Ask an expert on holiday decor, and they’ll probably tell you there are three types of do-it-yourselfers: those who start early in November, those who pace themselves after Thanksgiving, and those who do nothing at all. But there’s a fourth type of celebrant – Those Who Wait Until The Last Minute.
You’ve seen us. We’re those who slap up decorations, evergreens, and lights on December 24th, then wonder why our house looks like a holiday hairball instead of a designer’s showcase. Our light strands sag, the wreath is pathetic; the door to the corner gas station is more welcoming than the “2012” disaster theme on our front porch.
Without spending hours channeling Martha Stewart, turn catastrophe into triumph with these simple steps.
The wreath: We know it’s store-bought, but it doesn’t have to look it. Personalize that wreath with adornments.
- Glean the garden for homey accents, such as Catalpa pods, seed heads, pine cones or grass plumes.
- Fresh berries, holly, or other floral touches are available at your local florist. Ask the florist how often they get shipments, then pick up your material the day it arrives.
- When adding accents, try to have four main points of interest as you move around the wreath.
- Wire on material for best results or use hot glue. Don’t scrimp on the glue, use enough to secure the pieces in place.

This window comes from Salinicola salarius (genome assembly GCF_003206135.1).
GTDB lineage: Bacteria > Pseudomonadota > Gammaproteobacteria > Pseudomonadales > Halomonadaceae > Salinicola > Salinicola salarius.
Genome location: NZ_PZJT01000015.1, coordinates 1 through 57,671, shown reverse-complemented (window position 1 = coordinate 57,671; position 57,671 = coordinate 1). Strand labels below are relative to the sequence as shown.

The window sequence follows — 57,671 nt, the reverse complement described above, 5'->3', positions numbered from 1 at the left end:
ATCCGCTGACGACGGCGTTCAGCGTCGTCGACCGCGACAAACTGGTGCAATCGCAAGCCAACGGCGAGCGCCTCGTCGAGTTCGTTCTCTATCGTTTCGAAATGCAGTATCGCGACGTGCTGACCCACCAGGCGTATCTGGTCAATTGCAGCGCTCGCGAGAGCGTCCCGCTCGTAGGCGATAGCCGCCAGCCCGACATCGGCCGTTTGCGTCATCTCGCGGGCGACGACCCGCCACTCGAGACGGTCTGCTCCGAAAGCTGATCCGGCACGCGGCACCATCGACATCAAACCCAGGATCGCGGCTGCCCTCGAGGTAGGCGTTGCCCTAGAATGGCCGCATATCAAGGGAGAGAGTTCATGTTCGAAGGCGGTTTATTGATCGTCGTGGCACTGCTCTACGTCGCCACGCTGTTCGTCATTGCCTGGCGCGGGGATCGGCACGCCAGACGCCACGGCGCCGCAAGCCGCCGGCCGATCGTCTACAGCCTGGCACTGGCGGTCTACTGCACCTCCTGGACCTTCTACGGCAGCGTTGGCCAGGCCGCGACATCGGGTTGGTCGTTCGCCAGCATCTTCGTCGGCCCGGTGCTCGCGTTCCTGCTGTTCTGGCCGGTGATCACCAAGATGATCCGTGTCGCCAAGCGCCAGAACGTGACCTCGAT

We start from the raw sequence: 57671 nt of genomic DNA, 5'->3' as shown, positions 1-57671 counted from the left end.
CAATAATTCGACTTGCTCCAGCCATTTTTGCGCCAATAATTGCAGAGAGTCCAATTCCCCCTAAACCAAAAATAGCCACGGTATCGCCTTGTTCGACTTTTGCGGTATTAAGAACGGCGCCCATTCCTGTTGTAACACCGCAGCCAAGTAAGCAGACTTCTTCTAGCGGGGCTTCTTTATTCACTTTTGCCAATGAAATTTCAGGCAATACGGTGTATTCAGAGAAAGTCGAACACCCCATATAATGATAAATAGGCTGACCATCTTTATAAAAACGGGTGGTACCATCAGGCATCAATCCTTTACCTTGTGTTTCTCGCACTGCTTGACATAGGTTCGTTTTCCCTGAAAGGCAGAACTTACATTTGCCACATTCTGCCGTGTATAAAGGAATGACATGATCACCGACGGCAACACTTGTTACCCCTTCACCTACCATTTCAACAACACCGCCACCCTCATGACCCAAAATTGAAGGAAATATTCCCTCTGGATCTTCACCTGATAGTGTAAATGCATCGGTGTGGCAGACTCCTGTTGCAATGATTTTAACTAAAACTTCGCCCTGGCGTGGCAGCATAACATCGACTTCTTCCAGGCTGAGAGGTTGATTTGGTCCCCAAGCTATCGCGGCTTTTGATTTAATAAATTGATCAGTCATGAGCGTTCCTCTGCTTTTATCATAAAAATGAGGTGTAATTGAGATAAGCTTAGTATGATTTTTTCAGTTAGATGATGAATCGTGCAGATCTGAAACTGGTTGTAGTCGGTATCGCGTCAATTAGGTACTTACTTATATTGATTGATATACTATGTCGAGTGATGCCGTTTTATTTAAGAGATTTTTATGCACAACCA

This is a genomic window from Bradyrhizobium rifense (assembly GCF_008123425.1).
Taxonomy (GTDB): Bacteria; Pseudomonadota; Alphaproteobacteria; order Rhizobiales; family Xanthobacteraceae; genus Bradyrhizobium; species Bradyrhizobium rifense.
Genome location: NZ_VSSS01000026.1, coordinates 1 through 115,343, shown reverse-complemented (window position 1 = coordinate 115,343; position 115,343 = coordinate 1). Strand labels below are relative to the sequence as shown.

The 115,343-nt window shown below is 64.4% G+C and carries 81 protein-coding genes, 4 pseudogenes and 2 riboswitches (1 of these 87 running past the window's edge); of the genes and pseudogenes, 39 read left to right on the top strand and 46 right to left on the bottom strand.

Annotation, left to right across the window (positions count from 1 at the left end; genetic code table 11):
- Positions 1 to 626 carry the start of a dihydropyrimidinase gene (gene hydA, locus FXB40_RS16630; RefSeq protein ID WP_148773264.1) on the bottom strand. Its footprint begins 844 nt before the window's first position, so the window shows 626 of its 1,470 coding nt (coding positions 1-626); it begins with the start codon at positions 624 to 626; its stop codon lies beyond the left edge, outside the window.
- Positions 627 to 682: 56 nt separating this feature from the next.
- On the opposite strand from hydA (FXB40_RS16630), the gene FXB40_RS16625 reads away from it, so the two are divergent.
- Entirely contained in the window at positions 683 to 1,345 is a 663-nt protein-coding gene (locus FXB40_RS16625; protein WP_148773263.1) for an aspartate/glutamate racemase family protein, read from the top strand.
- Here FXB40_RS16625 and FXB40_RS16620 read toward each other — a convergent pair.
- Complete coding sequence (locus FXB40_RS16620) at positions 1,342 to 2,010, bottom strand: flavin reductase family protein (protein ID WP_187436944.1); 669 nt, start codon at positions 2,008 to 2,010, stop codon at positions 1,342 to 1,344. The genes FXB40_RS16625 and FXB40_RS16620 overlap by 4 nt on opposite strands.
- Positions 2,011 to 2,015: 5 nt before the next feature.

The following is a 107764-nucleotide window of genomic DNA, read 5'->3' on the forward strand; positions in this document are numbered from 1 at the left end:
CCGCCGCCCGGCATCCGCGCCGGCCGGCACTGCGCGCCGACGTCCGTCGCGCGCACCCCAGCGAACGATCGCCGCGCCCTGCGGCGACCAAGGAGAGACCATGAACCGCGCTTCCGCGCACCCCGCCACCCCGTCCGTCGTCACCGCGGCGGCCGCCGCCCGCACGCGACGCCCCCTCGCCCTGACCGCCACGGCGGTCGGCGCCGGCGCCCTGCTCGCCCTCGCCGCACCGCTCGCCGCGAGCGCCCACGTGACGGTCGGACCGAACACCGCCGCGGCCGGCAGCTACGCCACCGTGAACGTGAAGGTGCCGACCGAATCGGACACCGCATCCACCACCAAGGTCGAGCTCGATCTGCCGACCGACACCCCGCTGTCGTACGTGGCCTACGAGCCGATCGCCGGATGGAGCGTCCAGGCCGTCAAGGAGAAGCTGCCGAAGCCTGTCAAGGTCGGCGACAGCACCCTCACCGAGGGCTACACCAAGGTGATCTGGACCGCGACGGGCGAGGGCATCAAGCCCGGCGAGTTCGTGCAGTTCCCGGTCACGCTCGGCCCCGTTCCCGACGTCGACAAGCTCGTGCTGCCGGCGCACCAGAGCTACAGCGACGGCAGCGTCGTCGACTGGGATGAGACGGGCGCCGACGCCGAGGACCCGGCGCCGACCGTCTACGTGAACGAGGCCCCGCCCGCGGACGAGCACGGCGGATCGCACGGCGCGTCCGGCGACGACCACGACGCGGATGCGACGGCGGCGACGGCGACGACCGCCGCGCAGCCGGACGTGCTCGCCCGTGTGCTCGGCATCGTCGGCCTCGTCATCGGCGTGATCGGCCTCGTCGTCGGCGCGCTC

Tip: Keep your wreath fresh by spraying once with an anti-dessicant, such as Wilt-Pruf or Wilt-Stop, available at florist shops. Hang the wreath out of direct sun or away from heaters. Mist with water each day, but if hanging outside, avoid misting in freezing temperatures.
That porch: Welcome guests with a door display that’s simple and elegant, by converting summer planters into dazzling evergreen containers.
- Pull out dead annuals, leaving the soil in the pot. Push branches of pine, fir, spruce and juniper into the soil. Add a few branches of red twig dogwood or corkscrew willow, ribbon, and colorful ornaments or floral sticks. Water the pot weekly to keep the greens fresh.
Tip: Alter the height of the branches, leaving some evergreens cascading over the rim. Go easy on the ornaments; they should accent not overpower.
Those lights: Pick a warm day and have a plan if you want your house tastefully lit.
- Start simple by outlining the roof and one or two trees. Larger trees light better than small saplings, whose branches don’t support many strands.
- Light shrubs in a spiral, or toss net lights over them.
- Stick to one size bulb for a smooth, finished look. Mixing small and large bulbs often confuses the eye, making your display look haphazard.
Safety tips: Use outdoor-rated lights with fuses in their plugs, checking each set and discarding those with cracked sockets or frayed wire. Avoid connecting too many strands to one outlet. Read the package instructions for number of strands you can string together. Be sure your extension cord is certified for outdoor use and can take the load.
This blog post appeared in the Longmont Ledger December 6.